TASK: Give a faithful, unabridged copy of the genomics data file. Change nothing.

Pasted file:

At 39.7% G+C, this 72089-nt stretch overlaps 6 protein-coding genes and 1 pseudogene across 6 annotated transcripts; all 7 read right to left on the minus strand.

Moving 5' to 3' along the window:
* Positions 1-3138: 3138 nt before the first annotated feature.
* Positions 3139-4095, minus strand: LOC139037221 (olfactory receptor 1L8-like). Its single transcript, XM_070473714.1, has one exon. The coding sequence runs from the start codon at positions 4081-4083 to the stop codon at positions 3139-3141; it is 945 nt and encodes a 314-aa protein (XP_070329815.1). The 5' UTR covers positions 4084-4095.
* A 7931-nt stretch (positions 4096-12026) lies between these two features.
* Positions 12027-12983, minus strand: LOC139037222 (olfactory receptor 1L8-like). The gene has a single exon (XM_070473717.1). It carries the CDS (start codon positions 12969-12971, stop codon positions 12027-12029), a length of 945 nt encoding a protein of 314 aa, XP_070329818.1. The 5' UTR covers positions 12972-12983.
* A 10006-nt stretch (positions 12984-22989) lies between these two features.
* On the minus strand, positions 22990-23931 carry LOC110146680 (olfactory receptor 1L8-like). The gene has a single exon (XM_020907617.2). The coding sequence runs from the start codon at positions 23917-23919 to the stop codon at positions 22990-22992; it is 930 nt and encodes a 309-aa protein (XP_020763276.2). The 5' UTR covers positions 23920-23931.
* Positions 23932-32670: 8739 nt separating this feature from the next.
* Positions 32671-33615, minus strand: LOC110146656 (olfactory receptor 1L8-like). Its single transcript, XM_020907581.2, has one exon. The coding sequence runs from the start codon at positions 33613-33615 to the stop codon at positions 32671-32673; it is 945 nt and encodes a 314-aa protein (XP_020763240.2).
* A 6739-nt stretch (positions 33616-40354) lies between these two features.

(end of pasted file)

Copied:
At 39.7% G+C, this 72089-nt stretch overlaps 6 protein-coding genes and 1 pseudogene across 6 annotated transcripts; all 7 read right to left on the minus strand.

Moving 5' to 3' along the window:
* Positions 1-3138: 3138 nt before the first annotated feature.
* Positions 3139-4095, minus strand: LOC139037221 (olfactory receptor 1L8-like). Its single transcript, XM_070473714.1, has one exon. The coding sequence runs from the start codon at positions 4081-4083 to the stop codon at positions 3139-3141; it is 945 nt and encodes a 314-aa protein (XP_070329815.1). The 5' UTR covers positions 4084-4095.
* A 7931-nt stretch (positions 4096-12026) lies between these two features.
* Positions 12027-12983, minus strand: LOC139037222 (olfactory receptor 1L8-like). The gene has a single exon (XM_070473717.1). It carries the CDS (start codon positions 12969-12971, stop codon positions 12027-12029), a length of 945 nt encoding a protein of 314 aa, XP_070329818.1. The 5' UTR covers positions 12972-12983.
* A 10006-nt stretch (positions 12984-22989) lies between these two features.
* On the minus strand, positions 22990-23931 carry LOC110146680 (olfactory receptor 1L8-like). The gene has a single exon (XM_020907617.2). The coding sequence runs from the start codon at positions 23917-23919 to the stop codon at positions 22990-22992; it is 930 nt and encodes a 309-aa protein (XP_020763276.2). The 5' UTR covers positions 23920-23931.
* Positions 23932-32670: 8739 nt separating this feature from the next.
* Positions 32671-33615, minus strand: LOC110146656 (olfactory receptor 1L8-like). Its single transcript, XM_020907581.2, has one exon. The coding sequence runs from the start codon at positions 33613-33615 to the stop codon at positions 32671-32673; it is 945 nt and encodes a 314-aa protein (XP_020763240.2).
* A 6739-nt stretch (positions 33616-40354) lies between these two features.